Straight talk: conceptions of sincerity in speech
- John Eriksson
- … show all 1 hide
Purchase on Springer.com
$39.95 / €34.95 / £29.95*
Rent the article at a discountRent now
* Final gross prices may vary according to local VAT.
What is it for a speech act to be sincere? The most common answer amongst philosophers is that a speech act is sincere if and only if the speaker is in the state of mind that the speech act functions to express. However, a number of philosophers have advanced counterexamples purporting to demonstrate that having the expressed state of mind is neither necessary nor sufficient for speaking sincerely. One may nevertheless doubt whether these considerations refute the orthodox conception. Instead, it may be argued, they expose other ways of elucidating sincerity in speech. “Sincerity in speech” is ambivalent between a number of different conceptions. Against this background this paper presents two alternative conceptions, viz., Sincerity as Spontaneity and Sincerity as Presenting Oneself as one takes Oneself to be and develops a third conception which we may call Sincerity as a Communicative Virtue. This conception emphasizes the speaker’s intention in communicating her attitudes and the need to be properly justified in saying what one does.
- Austin, J. (1962). How to do things with words. Oxford: Oxford University Press.
- Bach, K., & Harnish, R. M. (1979). Linguistic communication and speech acts. Cambridge, MA: MIT Press.
- Bok, S. (1978). Lying: Moral choice in public and private life. New York: Pantheon.
- Breheny, R. (2006). Communication and folk psychology. Mind and Language, 21(1), 74–107. CrossRef
- Davis, W. (2003). Meaning, expression and thought. Cambridge: Cambridge University Press.
- Davis, W. (2005). Nondescriptive meaning and reference. Cambridge: Cambridge University Press. CrossRef
- Davis, W. (2008). Replies to Green, Szabó, Jeshion, and Siebel. Philosophical Studies, 137, 427–445. CrossRef
- Ekman, P. (2009). Lie catching and microexpressions. In C. Martin (Ed.), The philosophy of deception. Oxford: Oxford University Press.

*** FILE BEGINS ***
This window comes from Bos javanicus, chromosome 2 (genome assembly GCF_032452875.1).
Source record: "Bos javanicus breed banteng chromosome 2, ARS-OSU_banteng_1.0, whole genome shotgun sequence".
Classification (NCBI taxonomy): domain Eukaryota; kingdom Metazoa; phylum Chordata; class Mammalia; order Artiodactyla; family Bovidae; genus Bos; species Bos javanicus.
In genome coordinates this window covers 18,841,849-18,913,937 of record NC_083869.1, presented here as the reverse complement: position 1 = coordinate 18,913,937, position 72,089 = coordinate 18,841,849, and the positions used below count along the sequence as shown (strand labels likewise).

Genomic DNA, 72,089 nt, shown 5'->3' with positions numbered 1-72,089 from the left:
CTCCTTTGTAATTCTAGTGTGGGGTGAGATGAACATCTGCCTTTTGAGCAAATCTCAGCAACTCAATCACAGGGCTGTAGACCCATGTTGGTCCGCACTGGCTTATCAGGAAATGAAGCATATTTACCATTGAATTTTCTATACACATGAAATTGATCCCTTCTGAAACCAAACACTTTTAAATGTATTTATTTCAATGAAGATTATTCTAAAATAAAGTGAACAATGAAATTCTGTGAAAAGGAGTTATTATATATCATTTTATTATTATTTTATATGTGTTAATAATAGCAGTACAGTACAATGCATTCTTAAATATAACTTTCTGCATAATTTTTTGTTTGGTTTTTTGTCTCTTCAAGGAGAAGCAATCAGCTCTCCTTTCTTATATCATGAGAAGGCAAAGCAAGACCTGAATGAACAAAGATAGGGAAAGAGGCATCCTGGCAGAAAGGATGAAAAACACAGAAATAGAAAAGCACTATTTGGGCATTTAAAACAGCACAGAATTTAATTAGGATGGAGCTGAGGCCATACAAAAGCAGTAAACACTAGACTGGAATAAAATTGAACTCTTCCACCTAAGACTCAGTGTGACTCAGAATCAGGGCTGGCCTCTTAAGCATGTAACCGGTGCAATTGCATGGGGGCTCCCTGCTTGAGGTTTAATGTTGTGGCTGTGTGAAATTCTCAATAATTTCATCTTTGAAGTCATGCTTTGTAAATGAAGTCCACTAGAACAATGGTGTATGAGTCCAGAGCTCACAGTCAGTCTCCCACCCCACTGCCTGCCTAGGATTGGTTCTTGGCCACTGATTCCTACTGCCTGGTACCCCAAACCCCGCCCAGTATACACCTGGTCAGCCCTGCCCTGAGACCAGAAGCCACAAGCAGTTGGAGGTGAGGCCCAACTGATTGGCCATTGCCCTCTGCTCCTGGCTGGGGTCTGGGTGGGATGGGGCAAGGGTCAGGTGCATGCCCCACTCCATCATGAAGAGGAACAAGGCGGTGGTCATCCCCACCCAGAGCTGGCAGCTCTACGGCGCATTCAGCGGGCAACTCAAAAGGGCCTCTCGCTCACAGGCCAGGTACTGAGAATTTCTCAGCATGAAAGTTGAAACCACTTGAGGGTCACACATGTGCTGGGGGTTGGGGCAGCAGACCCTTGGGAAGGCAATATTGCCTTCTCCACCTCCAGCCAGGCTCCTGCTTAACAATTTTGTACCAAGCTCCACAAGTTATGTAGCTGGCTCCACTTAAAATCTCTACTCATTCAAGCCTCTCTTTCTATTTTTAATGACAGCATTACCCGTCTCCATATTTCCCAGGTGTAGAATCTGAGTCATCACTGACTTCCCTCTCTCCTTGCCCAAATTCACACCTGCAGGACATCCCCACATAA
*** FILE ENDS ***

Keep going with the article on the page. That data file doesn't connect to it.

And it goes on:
- Eriksson, J. (Forthcoming), Self-expression, expressiveness and sincerity. Acta Analytica.
- Frankfurt, H. (2005). On bullshit. Princeton: Princeton University Press.
- Green, M. (2007a). Self-expression. Oxford: Oxford University Press. CrossRef
- Green, M. (2007b). How do speech acts express psychological states? In S. L. Tsohatzidis (Ed.), John Searle’s philosophy of language. Cambridge: Cambridge University Press.
- Hare, R. (1952). The language of morals. Oxford: Oxford University Press.
- Joyce, R. (2002). Expressivism and motivational internalism. Analysis, 62, 336–344. CrossRef
- Mellor, D. H. (1978). Conscious belief. Proceedings of the Aristotelian Society, 78, 87–101.
- Millikan, R. (2004). The varieties of meaning. Cambridge, MA: MIT Press.
- Moran, R. (2005). Problems with sincerity. Proceedings of the Aristotelian Society, 105, 325–345. CrossRef
- Owens, D. (2006). Testimony and assertion. Philosophical Studies, 130, 105–129. CrossRef
- Ridge, M. (2006). Sincerity and expressivism. Philosophical Studies, 131, 487–510. CrossRef
- Searle, J. (1969). Speech acts. Cambridge: Cambridge University Press.
- Strawson, P. (1964). Intention and convention in speech acts. The Philosophical Review, 73(4), 439–460. CrossRef
- Trilling, L. (1972). Sincerity and authenticity. Cambridge, MA: Harvard University Press.
- Williams, B. (2002). Truth and truthfulness. Princeton: Princeton University Press.
- Williamson, T. (2002). Knowledge and its limits. Oxford: Oxford University Press. CrossRef
- Wright, C. (1992). Truth and objectivity. Cambridge, MA: Harvard University Press.
- Straight talk: conceptions of sincerity in speech
Volume 153, Issue 2 , pp 213-234
- Cover Date
- Print ISSN
- Online ISSN
- Springer Netherlands
- Additional Links
- Speech acts
- Notion of expression
- John Eriksson (1)
- Author Affiliations
- 1. Department of Philosophy, Linguistics and Theory of Science, University of Gothenburg, Box 200, 405-30, Gothenburg, Sweden